Mechanisms underlying excitatory effects of thyrotropin-releasing hormone on rat hypoglossal motoneurons in vitro

J Neurophysiol. 1992 Nov;68(5):1733-45. doi: 10.1152/jn.1992.68.5.1733.


1. The hypoglossal motor nucleus contains binding sites for the neuropeptide thyrotropin-releasing hormone (TRH) and is innervated by TRH-containing fibers. Although excitatory effects of TRH on hypoglossal motoneurons (HMs) have been described, the ionic mechanisms by which TRH exerts such effects have not been fully elucidated. Therefore, we investigated the effects of TRH on HMs in transverse slices of rat brainstem with intracellular recording techniques. 2. TRH was applied by perfusion (0.1-10 microM) or by pressure ejection (1.0 microM), while HMs were recorded in current or voltage clamp. In all cells tested, TRH caused a depolarization and/or the development of an inward current. These effects were fully reversible, dose dependent, and showed only modest desensitization with long applications. In addition, although TRH increased synaptic activity in many cells, the depolarizing response to TRH was maintained in tetrodotoxin (0.5-1.0 microM)-containing or in a nominally Ca(2+)-free perfusate containing 2 mM Mn2+. Thus TRH acts directly on HMs to cause the depolarization. 3. Hyperpolarizing current (or voltage) steps superimposed on the TRH-induced depolarization (or inward current) revealed a decreased input conductance. Extrapolated instantaneous current-voltage relationships obtained before and at the peak of the response to TRH intersected (i.e., reversed) at -101 mV, negative to the expected K+ equilibrium potential (EK). When extracellular [K+] was raised from 3 to 12 mM, the reversal potential was shifted in the depolarizing direction and the magnitude of the TRH-induced depolarization was diminished. Moreover, the TRH response was enhanced in size from depolarized potentials (i.e., further from EK). Taken together, these results indicate that TRH depolarizes HMs, in part, by decreasing a resting K+ conductance. 4. Similar to TRH, bath-application of 2 mM Ba2+ caused a depolarization associated with decreased conductance, suggesting that Ba2+ also blocks a resting K+ conductance. The Ba(2+)-sensitive and TRH-sensitive resting K+ conductances are apparently identical; in the presence of Ba2+, the customary TRH-induced decrease in conductance was occluded. 5. It is noteworthy that the TRH-induced inward current (ITRH), although diminished, was not entirely blocked by Ba2+. This second Ba(2+)-insensitive component of ITRH was not associated with a measurable change in input conductance. It was especially evident during current-clamp recordings, when the diminutive TRH-induced current was still capable of causing a substantial depolarization. The ionic basis of the residual TRH-induced inward current remains to be determined. 6. We investigated the functional consequences of these mechanisms of action of TRH on spike firing behavior of HMs.(ABSTRACT TRUNCATED AT 400 WORDS)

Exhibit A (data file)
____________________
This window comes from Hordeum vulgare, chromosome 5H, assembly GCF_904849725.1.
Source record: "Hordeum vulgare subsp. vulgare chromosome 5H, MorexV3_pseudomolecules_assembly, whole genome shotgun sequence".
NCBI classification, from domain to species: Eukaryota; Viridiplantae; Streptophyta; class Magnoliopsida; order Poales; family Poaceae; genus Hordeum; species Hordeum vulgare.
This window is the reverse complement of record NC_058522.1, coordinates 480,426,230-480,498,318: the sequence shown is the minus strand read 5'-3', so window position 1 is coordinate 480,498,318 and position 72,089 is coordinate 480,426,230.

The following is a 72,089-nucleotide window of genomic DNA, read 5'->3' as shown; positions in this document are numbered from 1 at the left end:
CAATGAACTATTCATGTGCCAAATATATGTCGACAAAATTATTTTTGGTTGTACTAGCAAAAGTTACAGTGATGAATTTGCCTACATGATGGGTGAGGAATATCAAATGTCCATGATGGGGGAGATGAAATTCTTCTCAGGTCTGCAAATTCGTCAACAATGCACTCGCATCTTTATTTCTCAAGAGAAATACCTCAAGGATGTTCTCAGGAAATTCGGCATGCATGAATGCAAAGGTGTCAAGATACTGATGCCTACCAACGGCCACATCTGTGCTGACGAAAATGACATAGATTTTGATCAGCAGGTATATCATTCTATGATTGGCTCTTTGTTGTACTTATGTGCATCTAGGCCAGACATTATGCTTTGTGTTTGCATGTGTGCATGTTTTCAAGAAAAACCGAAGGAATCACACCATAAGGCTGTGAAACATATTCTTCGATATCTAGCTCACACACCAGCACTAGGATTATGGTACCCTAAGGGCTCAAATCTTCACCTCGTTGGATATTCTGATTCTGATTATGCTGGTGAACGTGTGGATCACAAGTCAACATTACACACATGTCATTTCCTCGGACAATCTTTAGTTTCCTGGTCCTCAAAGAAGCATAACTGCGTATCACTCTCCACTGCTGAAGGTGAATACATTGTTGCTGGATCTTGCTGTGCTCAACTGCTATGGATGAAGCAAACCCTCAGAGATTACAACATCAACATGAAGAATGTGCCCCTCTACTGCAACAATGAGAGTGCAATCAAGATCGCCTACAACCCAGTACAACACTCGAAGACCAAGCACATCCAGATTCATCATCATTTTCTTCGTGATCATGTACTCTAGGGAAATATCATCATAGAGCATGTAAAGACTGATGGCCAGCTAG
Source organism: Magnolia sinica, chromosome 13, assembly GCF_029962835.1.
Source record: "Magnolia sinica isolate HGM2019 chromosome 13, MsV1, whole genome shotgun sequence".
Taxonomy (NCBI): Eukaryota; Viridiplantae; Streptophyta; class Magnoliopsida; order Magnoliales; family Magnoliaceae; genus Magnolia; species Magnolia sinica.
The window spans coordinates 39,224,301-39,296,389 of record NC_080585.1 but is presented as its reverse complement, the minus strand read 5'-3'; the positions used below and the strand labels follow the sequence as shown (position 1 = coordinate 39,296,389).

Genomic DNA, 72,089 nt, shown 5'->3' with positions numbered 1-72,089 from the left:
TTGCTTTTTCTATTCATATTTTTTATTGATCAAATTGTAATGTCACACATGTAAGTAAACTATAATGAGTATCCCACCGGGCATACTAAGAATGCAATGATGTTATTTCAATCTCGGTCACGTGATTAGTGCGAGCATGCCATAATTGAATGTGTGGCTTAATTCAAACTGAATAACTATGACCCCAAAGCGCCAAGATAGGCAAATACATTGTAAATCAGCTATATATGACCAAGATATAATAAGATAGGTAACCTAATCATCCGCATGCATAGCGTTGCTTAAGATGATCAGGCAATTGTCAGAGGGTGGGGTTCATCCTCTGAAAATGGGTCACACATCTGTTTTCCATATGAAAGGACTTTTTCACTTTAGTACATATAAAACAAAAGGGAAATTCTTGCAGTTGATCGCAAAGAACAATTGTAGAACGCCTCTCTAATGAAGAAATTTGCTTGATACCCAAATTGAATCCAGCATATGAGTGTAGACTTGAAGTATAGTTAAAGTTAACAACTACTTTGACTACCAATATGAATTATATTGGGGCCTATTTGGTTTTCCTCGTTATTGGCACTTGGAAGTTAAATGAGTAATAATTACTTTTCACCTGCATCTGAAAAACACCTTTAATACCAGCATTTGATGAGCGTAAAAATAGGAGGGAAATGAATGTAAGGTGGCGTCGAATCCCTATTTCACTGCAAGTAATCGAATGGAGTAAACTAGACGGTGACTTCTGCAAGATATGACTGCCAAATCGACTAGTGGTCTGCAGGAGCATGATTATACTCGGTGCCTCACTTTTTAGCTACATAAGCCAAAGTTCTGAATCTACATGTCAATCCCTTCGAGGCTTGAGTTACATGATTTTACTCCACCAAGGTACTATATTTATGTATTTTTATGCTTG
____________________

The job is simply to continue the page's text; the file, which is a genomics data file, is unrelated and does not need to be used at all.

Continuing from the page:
Publication types

  • Research Support, Non-U.S. Gov't
  • Research Support, U.S. Gov't, P.H.S.

MeSH terms

  • Animals
  • Barium / pharmacology
  • Cell Membrane / drug effects
  • Cell Membrane / physiology
  • Electrophysiology
  • Female
  • Hypoglossal Nerve / cytology
  • Hypoglossal Nerve / drug effects*
  • Hypoglossal Nerve / physiology
  • In Vitro Techniques
  • Indicators and Reagents
  • Male
  • Membrane Potentials / physiology
  • Motor Neurons / drug effects*
  • Potassium Channels / drug effects
  • Rats
  • Rats, Sprague-Dawley
  • Spinal Cord / cytology
  • Spinal Cord / drug effects
  • Spinal Cord / physiology
  • Synapses / drug effects
  • Tetrodotoxin / pharmacology
  • Thyrotropin-Releasing Hormone / pharmacology*


  • Indicators and Reagents
  • Potassium Channels
  • Barium
  • Tetrodotoxin
  • Thyrotropin-Releasing Hormone